The U.S. and China on Tuesday finalized a memorandum of understanding that will allow them to jointly advance carbon capture, utilization, and storage (CCUS) and other clean coal technologies for commercial use. 

The agreement between the Department of Energy (DOE) and China’s National Energy Administration (NEA) was set up on Aug. 26 during the U.S.–China Clean Coal Industry Forum in Billings, Mont., but it won’t be signed until September. It essentially formalizes efforts by the two countries to continue collaboration on fossil energy technologies.

It will include work on six CCUS pilot projects in China, research and development under the U.S.-China Clean Energy Research Center, and the 2000-signed joint Fossil Energy Protocol.

The collaboration’s significance is underscored by the November 2014–agreement by the two countries to set up carbon emission targets. President Barack Obama set a new target to cut U.S. carbon emissions between 26% and 28% below 2005 levels by 2025. Chinese leader Xi Jinping, meanwhile, said his country is committing to peak its carbon dioxide emissions around 2030, and that it would also boost its share of non-fossil fuel energy to around 20% by 2030.

As the U.S. coal industry reels from new regulations—including the newly finalized Clean Power Plan—China’s recent measures to swiftly tamp down rampant air pollution have arguably been stricter (for more, see POWER‘s in-depth feature, “China’s War on Pollution“).

While it depends on coal power for 66% of its total consumption, China’s newest key energy strategy caps coal consumption. China has also embarked on shuttering inefficient coal plants en masse: According to the National Bureau of Statistics, the country scrapped as much as 3.3 GW in 2014, and it plans to close a further 20 GW of capacity that doesn’t meet new environmental standards by 2020. It is building many more advanced new plants however: In the first half of 2015, for example, 23.4 GW of 43.4 GW of new capacity added was thermal.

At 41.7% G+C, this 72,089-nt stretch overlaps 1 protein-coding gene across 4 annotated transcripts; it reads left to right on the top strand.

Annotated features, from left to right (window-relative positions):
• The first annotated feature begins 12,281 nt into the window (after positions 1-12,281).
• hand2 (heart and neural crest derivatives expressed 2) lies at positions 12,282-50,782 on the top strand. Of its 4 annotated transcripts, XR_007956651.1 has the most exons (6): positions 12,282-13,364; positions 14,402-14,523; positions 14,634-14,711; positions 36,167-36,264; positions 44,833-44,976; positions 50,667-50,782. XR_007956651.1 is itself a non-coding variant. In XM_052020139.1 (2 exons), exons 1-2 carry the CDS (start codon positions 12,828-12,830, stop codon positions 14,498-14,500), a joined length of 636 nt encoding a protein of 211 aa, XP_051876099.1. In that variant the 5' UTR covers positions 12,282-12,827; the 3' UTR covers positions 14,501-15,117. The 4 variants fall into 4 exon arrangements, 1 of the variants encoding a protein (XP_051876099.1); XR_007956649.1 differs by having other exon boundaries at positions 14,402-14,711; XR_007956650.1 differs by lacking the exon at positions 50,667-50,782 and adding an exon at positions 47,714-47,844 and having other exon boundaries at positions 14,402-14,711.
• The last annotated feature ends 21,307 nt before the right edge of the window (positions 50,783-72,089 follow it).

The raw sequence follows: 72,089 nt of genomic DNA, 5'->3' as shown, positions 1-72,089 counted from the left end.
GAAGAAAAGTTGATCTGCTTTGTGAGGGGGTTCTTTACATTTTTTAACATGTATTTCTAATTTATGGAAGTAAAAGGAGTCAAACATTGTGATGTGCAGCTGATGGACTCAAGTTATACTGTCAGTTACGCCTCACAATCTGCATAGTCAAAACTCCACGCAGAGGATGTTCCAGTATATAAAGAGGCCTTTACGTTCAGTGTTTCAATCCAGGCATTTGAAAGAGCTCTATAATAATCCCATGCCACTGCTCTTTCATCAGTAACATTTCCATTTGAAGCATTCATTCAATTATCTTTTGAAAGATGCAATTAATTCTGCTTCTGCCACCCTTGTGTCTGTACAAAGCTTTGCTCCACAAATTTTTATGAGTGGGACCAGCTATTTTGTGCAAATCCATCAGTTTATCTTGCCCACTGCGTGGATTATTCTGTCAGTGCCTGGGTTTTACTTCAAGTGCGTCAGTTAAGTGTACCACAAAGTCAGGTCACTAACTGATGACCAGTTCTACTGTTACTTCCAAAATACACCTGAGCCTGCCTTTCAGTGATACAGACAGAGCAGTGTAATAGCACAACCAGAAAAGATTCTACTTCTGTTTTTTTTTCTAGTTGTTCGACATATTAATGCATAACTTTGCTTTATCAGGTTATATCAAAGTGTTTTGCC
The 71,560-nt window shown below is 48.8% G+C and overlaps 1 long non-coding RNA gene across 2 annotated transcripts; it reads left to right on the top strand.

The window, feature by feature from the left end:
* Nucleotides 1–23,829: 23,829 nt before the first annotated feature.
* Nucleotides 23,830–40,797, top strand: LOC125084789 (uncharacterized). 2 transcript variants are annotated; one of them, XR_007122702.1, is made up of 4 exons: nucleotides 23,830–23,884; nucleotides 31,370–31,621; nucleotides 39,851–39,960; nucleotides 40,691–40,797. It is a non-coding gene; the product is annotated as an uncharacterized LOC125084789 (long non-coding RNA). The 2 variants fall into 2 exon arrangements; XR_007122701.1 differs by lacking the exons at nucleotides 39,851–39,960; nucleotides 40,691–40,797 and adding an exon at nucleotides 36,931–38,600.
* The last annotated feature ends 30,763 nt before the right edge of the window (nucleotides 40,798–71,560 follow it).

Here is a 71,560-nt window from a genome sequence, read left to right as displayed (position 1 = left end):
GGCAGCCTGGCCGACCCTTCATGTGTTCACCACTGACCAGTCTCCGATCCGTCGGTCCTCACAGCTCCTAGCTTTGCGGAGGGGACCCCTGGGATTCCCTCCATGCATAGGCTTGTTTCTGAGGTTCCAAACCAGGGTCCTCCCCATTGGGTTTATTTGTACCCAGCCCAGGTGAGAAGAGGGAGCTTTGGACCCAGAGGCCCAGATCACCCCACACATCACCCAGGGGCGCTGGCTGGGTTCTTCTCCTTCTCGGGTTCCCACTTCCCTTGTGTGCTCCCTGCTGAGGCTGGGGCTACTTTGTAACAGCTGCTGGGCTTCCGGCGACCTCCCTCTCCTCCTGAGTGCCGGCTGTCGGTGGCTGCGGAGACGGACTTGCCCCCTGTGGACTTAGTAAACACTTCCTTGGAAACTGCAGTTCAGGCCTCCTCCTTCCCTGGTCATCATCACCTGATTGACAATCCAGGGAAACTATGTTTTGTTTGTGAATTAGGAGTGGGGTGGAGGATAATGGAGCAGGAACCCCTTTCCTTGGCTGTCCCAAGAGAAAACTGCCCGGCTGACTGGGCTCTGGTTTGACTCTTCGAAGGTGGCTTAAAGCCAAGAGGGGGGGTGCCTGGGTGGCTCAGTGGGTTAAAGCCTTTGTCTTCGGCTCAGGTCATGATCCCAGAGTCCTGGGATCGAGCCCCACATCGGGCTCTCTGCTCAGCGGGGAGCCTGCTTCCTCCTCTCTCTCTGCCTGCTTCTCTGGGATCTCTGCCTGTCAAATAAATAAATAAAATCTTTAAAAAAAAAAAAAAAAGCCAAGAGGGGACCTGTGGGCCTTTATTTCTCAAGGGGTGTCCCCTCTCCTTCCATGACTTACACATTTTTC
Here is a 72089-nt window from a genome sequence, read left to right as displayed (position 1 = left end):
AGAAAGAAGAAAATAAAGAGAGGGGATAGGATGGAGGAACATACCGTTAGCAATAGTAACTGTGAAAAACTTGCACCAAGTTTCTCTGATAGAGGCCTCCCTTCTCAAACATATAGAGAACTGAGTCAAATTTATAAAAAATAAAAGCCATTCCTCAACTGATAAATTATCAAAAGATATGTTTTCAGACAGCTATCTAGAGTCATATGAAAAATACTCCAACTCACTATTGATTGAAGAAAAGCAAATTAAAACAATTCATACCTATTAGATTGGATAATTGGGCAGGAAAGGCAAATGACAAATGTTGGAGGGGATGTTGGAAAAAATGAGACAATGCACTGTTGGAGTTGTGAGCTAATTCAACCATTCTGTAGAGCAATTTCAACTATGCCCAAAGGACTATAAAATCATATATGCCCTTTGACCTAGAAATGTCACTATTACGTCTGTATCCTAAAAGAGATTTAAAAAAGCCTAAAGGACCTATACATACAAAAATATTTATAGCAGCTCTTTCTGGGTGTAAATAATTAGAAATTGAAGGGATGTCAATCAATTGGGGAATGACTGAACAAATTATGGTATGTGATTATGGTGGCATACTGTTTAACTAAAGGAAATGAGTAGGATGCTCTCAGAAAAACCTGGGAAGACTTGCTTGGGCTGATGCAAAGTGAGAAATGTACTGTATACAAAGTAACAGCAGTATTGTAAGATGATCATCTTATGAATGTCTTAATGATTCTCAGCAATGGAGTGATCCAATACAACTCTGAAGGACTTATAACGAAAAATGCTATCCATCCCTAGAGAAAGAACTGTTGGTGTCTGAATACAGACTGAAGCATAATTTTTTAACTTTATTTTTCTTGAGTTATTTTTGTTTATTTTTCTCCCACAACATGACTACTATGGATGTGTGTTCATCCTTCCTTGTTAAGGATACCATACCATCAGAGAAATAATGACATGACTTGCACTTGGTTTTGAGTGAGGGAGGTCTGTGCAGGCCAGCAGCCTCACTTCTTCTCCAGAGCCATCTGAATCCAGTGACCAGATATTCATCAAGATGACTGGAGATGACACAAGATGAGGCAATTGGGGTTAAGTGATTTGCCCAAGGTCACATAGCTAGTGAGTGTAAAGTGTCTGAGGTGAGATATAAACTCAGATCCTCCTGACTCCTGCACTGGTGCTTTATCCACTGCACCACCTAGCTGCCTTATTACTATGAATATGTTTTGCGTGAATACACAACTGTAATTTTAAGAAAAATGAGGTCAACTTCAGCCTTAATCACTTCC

More recently, the NEA issued an action plan spanning 2015 to 2020 to increase clean coal technology use in its coal power fleet. Measures include improving coal washing and processing, developing ultra-low-emission coal power generation, and increasing efficiency. It will entail building large-scale, modern facilities to prepare coal so that by 2020, 80% of raw coal is washed. By 2020, meanwhile, the plan envisions that China will have 11 large coal storage and blending bases and 30 coal logistics parks each with annual circulation at 20 million tonnes or above.

To slash emissions, the plan calls for continued efforts to retrofit coal power plants. It also stipulates that coal consumption by newly built coal-fired generating units should be less than 0.3 kg standard coal per kWh, and existing ones should consume less than 0.31 kg/kWh. Coal-fired industrial boilers must run at an efficiency of five percentage points higher than 2013 by 2020.

NEA reportedly projects that, as environmental requirements continue to increase, China’s coal industry will face “many difficulties.”

Sonal Patel, associate editor (@POWERmagazine, @sonalcpatel)